It is a story of a startup that has built an e-marketplace for art. Artists and creators flourish with the support of fans and patrons. While art and creativity are spread all over a country, patrons are largely restricted to urban centers. Folk art, though, does find its way to the market. But the remuneration to folk artists and creators is low. The price offered has little relation to the value of a product or the work that has gone into creating it. Artists and creators struggle to survive. And finding the right customers for artists and creators is often a huge challenge.

Bananabandy is an e-marketplace for artists. It was born out of the need to support artists. The venture’s current focus is on creators from India. Artists and creators can register themselves and place their portfolios online on the site. Connoisseurs and buyers of art, including those seeking creative work, visit the marketplace seeking suitable creators. Customers can see samples of creators’ work on the website and decide and offer a project. It is a win-win model for both buyer and seller. Bananabandy gets a small service charge from the buyer of the work.

Supporting artists and creators is a noble cause. It targets the creative community, which, to flourish, needs patronage. But this e-marketplace is not owned by the Department of Culture, business baron, society bigwig, movie star, art crit,ic or even a not-for-profit entity. It was conceptualized and implemented by two Mumbai-based entrepreneurs in the early twenties – Shashank Jogani and Kavan Antani. The e-marketplace – concept came into being when the two were still in college.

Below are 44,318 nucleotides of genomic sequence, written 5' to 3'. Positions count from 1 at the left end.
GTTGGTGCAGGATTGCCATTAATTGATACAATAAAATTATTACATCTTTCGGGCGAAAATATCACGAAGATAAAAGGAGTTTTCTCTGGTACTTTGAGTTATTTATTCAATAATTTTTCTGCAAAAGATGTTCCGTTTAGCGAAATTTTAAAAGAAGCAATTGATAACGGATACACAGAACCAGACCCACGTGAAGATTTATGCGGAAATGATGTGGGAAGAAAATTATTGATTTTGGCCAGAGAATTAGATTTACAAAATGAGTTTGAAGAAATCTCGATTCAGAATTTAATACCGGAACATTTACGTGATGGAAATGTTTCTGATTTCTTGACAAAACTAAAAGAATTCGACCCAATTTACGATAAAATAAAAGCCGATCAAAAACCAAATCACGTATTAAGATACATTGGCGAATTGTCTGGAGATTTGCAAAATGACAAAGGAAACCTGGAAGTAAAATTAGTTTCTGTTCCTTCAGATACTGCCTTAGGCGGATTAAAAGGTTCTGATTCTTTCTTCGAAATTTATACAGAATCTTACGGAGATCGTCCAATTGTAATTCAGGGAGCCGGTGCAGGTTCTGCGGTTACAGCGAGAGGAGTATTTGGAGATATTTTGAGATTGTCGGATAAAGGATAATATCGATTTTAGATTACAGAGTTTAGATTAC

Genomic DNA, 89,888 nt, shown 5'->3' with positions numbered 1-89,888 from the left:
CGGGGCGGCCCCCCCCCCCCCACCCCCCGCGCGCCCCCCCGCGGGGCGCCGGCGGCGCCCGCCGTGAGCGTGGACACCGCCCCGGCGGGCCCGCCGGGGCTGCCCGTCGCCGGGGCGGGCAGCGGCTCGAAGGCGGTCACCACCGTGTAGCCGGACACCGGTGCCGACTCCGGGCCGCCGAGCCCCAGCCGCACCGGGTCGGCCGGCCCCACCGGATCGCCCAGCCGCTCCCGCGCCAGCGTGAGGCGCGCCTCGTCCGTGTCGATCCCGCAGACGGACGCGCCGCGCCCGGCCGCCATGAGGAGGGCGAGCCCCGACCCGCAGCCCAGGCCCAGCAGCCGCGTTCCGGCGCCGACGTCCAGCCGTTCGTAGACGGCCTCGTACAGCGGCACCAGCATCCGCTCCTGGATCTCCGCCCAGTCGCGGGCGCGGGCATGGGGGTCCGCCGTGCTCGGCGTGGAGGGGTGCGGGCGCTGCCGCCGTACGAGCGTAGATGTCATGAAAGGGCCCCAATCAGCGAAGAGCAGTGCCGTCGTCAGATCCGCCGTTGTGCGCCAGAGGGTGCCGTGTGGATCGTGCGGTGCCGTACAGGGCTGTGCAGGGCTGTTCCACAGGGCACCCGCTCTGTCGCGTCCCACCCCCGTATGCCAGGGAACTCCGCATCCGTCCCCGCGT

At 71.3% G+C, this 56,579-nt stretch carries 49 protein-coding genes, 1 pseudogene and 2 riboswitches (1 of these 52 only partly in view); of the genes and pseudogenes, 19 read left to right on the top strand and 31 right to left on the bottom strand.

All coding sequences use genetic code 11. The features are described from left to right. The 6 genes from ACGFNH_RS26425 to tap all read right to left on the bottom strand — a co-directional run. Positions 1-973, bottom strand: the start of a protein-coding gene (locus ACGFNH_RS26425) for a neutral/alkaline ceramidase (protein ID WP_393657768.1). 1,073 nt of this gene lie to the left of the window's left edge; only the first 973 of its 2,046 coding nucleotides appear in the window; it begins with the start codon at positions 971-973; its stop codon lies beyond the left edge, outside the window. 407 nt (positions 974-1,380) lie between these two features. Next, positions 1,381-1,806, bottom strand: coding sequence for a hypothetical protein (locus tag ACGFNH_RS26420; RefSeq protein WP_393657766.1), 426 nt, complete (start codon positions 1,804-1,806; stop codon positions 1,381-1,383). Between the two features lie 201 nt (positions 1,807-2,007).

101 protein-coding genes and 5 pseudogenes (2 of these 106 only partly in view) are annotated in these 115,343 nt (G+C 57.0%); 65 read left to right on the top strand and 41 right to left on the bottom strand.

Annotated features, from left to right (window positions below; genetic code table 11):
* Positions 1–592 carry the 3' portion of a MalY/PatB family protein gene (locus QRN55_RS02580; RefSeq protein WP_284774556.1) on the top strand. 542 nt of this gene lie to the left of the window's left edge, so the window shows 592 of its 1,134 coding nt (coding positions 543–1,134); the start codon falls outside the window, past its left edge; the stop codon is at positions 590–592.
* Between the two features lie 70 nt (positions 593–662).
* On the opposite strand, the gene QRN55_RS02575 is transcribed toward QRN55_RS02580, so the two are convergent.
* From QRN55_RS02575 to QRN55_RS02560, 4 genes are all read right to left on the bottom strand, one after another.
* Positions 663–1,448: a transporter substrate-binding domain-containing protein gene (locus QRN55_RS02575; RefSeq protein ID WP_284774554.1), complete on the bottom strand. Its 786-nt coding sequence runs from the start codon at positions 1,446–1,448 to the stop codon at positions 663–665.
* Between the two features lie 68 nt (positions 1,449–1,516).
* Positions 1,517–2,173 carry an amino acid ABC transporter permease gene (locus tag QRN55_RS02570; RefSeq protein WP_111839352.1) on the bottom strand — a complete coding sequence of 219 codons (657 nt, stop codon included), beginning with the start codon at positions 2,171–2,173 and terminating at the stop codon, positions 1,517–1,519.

The startup founded by Shashank Jogani announced in August 2016 that they have rebranded bananabandy and are now calling themselves indiefolio. The website now is


Bananabandy Founders

The website went live in 2015. Ever since artists from all over India have patronized the site. According to a Press note released by the Founders, over 30000 artworks have been uploaded onto the portal. Companies big and small are visiting the marketplace and offering projects to artists. This includes some marquee brands.

Speaking to Shashank over Skype for a formal interview after our brief interaction at the Surge 2016 startup event in Bengaluru, India, I was told that the e-marketplace is evoking good interest from customers based out of cities of Mumbai and Pune.

This is not surprising. Both cities are industrial and business hubs. The need for functional artwork is felt more by growing businesses. They use it for advertising, promoting brands, and fulfilling functional requirements for a service portfolio or a product display. As India grows, the need for creative work will inevitably grow.

The demand for visually expressing and presenting a product concept has always been there. Now the need is growing across the entire range of industrial, infrastructural, and social market segments. Bananabandy’s current portfolio is still largely restricted to traditional art, animation, and related areas.